Sometimes we take good ideas too far. I am all for good sportsmanship and making other people feel good about themselves, but even those ideas have their limits. Recently the Wisconsin Interscholastic Athletic Association banned fans at high school sports games from chanting anything deemed “insensitive.” Among the banned chants are “air ball,” “we can’t hear you,” and “you can’t do that.” This is an excellent example of taking a good idea — encouraging sportsmanship by fans at games — to a level that takes away from the point of the game in the first place.
Here’s another example: participation trophies. Participation trophies, according to Cornell psychology professor Kenneth Barish, are a way to emphasize other values in sports that come alongside winning, such as effort, improvement and hard work. Those are great values. But do participation trophies really emphasize those? And if they do, at what cost?
I remember losing the championship game in a Little League baseball tournament. It was painful to lose as a kid, and I remember wanting never to lose at anything again. I also remember how satisfying it felt to win. This competitiveness, which I developed at a very young age, helped me succeed in sports, in school and in building perseverance.
Life is competitive. The college admissions process is competitive. Grades are competitive. The job market is competitive. Sheltering children from this reality by telling them that there is no difference between winners and losers is not only foolish but dishonest.
Kobe Bryant is renowned for his work ethic. There are legendary stories about his personal dedication, including one by a member of the Olympic training staff who recounts how Bryant would wake him up at 3:30 a.m. to pass to him while Bryant took shots. That kind of work ethic would be admirable even if Bryant had not won five NBA titles. However, if there were no difference between winning an NBA title and finishing last in the league, Bryant would have no reason to sacrifice his sleep.
Moreover, General George S. Patton was the sort of leader America needed when faced with one of its greatest challenges. His speech to the Third Army in 1944 shows that he knew the value of recognizing a winner: “When you were kids, you all admired the champion marble shooter, the fastest runner, the big-league ball players and the toughest boxers. Americans love a winner and will not tolerate a loser. Americans play to win all the time. The very thought of losing is hateful to Americans. [Winning] brings out all that is best and it removes all that is base.”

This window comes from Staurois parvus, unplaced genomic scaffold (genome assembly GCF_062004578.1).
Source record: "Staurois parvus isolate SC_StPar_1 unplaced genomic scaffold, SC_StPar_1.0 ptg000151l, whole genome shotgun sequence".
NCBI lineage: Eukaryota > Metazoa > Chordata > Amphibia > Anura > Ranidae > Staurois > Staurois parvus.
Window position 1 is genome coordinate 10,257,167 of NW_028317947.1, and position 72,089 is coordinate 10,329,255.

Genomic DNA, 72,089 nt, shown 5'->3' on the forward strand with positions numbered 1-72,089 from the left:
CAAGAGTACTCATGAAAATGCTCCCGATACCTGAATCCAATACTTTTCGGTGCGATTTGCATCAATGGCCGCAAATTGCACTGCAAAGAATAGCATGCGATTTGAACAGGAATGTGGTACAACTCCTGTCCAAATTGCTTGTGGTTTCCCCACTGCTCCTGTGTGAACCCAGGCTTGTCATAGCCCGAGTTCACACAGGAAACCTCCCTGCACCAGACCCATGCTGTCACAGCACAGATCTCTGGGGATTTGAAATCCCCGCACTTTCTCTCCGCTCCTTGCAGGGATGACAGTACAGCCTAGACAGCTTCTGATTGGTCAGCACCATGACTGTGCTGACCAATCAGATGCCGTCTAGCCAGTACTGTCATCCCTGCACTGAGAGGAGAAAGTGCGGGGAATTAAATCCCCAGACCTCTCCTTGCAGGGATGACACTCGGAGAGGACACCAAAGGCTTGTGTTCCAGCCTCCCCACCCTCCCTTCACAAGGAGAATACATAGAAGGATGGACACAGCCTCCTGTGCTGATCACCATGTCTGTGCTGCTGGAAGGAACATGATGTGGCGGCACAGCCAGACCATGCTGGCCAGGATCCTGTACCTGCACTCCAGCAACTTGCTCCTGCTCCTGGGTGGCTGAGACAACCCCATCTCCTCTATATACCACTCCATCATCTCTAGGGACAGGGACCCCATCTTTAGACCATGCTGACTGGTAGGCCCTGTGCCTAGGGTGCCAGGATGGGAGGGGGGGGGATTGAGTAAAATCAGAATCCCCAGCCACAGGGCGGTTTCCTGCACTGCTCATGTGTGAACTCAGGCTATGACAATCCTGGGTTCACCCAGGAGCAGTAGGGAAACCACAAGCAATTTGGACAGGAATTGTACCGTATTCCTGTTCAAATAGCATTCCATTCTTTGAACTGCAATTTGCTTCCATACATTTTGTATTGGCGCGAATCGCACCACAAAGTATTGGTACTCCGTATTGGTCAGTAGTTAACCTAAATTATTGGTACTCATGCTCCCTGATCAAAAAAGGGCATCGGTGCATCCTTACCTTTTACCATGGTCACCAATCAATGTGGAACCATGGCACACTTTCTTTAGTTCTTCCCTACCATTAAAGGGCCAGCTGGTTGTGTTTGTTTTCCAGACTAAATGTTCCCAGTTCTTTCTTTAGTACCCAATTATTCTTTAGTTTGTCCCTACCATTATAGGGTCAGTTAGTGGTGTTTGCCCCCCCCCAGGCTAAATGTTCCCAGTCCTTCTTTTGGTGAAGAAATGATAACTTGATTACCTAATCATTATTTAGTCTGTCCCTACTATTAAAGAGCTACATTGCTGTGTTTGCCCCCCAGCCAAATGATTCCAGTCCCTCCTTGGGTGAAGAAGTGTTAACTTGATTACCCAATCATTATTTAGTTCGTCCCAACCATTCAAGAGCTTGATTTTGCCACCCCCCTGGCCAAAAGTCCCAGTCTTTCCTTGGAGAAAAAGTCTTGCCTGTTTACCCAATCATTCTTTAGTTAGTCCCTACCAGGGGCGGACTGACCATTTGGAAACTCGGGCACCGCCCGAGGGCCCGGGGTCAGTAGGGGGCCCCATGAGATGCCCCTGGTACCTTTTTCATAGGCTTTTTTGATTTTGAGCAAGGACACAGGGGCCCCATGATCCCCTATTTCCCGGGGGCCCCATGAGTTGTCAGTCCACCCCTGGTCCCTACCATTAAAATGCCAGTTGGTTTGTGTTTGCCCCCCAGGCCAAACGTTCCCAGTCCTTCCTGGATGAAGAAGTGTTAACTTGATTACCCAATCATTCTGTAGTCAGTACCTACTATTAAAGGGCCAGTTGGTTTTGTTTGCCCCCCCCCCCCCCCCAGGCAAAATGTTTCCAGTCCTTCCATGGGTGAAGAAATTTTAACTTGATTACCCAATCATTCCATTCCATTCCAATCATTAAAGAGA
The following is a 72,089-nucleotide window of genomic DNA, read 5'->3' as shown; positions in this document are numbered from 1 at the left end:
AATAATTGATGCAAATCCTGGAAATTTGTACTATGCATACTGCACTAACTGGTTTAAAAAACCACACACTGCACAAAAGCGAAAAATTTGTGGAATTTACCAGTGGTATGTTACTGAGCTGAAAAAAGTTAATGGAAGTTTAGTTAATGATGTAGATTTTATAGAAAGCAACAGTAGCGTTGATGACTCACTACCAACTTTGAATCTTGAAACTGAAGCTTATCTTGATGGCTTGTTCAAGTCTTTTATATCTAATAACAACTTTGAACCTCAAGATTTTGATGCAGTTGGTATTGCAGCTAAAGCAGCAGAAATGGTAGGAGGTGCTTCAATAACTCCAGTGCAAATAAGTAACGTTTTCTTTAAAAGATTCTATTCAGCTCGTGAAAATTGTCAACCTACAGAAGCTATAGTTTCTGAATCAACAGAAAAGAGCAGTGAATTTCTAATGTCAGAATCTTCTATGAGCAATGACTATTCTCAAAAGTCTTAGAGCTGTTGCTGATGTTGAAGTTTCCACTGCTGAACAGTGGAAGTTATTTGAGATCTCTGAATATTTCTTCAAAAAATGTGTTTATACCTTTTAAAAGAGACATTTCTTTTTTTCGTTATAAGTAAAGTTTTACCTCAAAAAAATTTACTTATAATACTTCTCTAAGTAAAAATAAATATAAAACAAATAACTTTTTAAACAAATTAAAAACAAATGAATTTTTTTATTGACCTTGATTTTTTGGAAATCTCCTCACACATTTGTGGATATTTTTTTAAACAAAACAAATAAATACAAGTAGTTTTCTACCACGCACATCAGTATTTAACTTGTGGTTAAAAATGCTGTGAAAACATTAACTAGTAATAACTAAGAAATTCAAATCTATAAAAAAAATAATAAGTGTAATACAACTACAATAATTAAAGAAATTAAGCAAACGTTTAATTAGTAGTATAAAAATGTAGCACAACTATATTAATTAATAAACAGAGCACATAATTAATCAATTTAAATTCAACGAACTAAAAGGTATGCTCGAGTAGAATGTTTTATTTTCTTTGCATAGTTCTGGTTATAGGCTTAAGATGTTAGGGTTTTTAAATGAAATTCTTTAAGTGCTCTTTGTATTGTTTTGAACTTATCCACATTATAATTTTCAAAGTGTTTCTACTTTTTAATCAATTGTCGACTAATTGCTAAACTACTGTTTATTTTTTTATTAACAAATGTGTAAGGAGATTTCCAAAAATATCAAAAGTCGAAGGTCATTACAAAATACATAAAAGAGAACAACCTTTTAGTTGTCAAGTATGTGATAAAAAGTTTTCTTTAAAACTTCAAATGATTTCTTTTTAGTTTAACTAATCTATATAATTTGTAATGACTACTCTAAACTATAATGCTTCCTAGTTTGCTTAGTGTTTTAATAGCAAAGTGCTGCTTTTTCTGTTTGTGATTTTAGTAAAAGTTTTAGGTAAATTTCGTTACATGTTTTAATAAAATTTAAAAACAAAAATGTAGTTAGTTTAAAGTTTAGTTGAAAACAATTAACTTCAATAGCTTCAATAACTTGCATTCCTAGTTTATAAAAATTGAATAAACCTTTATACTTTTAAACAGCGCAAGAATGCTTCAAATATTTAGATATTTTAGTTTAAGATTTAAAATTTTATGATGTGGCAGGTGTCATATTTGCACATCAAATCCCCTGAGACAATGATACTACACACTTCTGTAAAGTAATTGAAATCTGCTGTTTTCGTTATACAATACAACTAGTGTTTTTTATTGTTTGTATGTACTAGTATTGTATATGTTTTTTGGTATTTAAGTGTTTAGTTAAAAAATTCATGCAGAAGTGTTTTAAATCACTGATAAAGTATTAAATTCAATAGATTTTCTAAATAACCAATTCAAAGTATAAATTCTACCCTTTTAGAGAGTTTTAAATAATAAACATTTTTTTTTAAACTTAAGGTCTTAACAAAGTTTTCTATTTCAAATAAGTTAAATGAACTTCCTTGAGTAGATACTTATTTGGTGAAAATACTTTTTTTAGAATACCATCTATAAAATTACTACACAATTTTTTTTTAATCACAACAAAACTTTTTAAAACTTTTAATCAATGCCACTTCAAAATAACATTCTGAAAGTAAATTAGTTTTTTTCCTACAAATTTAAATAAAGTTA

Everyone who has ever entered a final exam, a job interview or an election knows the value of winning. Throughout all of history, winners have been honored, and losers have been dishonored — rightly so. So how could it possibly be that participation trophies, which neither honor winners nor dishonor losers, are a good thing?
Some claim it is because children are not yet mature enough to deal with the harsh realities of losing a Pop Warner football game or a third grade volleyball match. I have two problems with this logic. First, I doubt that not getting a trophy in a youth sports league has ever been a significant factor in any sort of long-term psychological damage, and I would even go so far as to say there is often great benefit in this happening, as in my case.
Second, habits are extremely hard to change. Developing helpful values and habits early in life is essential to living a good life. As ESPN’s Scott Van Pelt said in reference to the WIAA chant decision, “Shielding kids from things that aren’t even harmful makes them feeble and weak-minded.” Of course there are things from which children should be shielded, but the alleged adverse effect of losing a few youth sports games is not one of them.
Ancient philosophy from Proverbs to Plato emphasizes the importance of instilling good values and habits at a young age. We disregard this wisdom at our peril. We shouldn’t devalue winning and competitiveness, which is what participation trophies do but instead use the positive lessons gained from losing to instill the values that participation trophies actually discourage: hard work, teamwork, effort and improvement. Not allowing children to lose denies them those lessons.
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